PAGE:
Alfred Seiland is part of the now rare genre of photographers who work with analogue instead of digital photography. For his epochal long-term project, Imperium Romanum, he has been traveling since 2006 through Europe, the Mediterranean countries, and the Near East, seeking out cities, ruins, landscapes, and museums located at major sites of what was once the Roman Empire. Besides the well-known destinations, the places are often difficult to access; sometimes they are not open to the public and remain hidden from the eyes of tourists. Seiland’s photographs examine themes such as the conflict between the ancient world and the modern one and the struggle to protect antique memorials and cultural assets from the dangers of uncontrolled economic development, tourism, political conflicts, and war. His epic images of landscapes and cities are impressive evidence of how the Romans and their long-vanished culture continue to connect and influence Europe and the Mediterranean region into the twenty-first century.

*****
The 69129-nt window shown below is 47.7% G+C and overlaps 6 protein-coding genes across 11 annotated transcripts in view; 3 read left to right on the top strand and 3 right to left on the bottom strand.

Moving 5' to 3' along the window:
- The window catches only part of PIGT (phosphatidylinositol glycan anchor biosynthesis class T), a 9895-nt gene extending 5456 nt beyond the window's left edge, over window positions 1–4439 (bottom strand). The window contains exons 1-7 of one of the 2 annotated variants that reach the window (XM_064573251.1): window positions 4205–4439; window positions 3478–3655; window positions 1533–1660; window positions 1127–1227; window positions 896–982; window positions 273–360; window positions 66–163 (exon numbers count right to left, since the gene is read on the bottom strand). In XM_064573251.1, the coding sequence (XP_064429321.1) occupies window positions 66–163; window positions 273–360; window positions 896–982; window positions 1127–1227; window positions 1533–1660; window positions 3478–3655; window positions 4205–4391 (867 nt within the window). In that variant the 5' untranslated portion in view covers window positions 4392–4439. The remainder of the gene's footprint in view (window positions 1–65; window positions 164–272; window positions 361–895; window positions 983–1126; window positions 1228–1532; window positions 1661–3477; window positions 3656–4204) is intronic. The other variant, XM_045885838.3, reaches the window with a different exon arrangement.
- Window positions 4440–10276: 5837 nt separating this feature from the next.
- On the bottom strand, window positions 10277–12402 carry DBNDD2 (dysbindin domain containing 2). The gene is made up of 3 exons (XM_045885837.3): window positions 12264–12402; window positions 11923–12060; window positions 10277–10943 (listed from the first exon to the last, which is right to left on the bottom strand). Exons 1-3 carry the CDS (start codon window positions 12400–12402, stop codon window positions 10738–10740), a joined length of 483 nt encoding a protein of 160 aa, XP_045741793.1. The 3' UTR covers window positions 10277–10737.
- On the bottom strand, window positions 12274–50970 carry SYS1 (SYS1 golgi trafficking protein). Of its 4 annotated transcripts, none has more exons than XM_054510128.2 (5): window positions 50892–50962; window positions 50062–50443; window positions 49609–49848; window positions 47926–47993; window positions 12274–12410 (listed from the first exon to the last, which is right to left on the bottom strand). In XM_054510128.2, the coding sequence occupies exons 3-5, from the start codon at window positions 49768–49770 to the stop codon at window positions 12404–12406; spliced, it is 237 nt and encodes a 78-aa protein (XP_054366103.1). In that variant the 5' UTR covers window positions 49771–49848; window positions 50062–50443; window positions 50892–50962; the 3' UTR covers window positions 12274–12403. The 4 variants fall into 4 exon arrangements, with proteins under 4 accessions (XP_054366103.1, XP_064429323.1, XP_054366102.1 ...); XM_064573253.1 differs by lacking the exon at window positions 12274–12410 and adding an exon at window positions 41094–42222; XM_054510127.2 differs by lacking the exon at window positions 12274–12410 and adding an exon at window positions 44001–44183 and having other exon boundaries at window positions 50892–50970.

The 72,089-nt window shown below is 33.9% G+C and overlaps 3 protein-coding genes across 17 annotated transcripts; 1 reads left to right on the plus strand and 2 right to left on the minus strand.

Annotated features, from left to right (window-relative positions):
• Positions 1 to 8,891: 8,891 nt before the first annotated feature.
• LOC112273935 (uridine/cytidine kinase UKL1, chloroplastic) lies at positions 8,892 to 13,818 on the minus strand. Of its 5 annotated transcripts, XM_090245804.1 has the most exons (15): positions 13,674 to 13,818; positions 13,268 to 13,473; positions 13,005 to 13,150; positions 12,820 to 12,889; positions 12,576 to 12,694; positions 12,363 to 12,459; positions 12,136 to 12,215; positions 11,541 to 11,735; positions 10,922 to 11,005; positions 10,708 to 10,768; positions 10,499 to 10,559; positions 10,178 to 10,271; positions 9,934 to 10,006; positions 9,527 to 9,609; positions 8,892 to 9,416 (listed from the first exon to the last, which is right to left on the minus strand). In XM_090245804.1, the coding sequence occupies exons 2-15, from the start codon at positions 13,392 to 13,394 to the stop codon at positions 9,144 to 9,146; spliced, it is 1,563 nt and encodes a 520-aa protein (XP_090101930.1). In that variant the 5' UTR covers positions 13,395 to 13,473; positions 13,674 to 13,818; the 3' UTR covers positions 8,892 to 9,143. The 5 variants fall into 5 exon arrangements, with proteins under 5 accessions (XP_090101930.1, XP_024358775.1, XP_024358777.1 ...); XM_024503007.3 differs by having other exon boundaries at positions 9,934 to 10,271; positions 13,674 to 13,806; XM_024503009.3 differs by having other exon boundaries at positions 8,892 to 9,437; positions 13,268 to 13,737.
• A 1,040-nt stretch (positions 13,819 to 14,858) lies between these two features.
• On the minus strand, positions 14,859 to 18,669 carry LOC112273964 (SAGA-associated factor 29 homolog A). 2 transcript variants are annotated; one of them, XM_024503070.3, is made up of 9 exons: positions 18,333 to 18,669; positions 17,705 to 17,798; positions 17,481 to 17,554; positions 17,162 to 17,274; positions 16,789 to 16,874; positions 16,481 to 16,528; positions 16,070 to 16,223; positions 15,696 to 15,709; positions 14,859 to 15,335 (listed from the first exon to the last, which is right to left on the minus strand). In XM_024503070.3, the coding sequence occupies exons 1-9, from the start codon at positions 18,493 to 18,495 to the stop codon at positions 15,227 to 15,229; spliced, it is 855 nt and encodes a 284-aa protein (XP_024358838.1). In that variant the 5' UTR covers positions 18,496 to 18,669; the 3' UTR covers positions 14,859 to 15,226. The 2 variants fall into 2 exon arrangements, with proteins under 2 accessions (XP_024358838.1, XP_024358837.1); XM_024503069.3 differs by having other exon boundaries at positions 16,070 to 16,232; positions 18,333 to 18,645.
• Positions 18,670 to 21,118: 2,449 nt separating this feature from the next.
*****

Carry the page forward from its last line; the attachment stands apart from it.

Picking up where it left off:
Some of his photographs make us painfully aware that, despite a long and checkered history, the problems and conflicts that marked the lives of people in the Roman Empire two thousand years ago have yet to be be solved.
100 framed photographs:
4 measuring 177 x 214 cm
16 measuring 155 x 186 cm
80 measuring 75 x 90 cm
The exhibition is constantly expanding and developing, and can be tailored to suit local exhibition sites.
Please contact us regarding availability and lending conditions.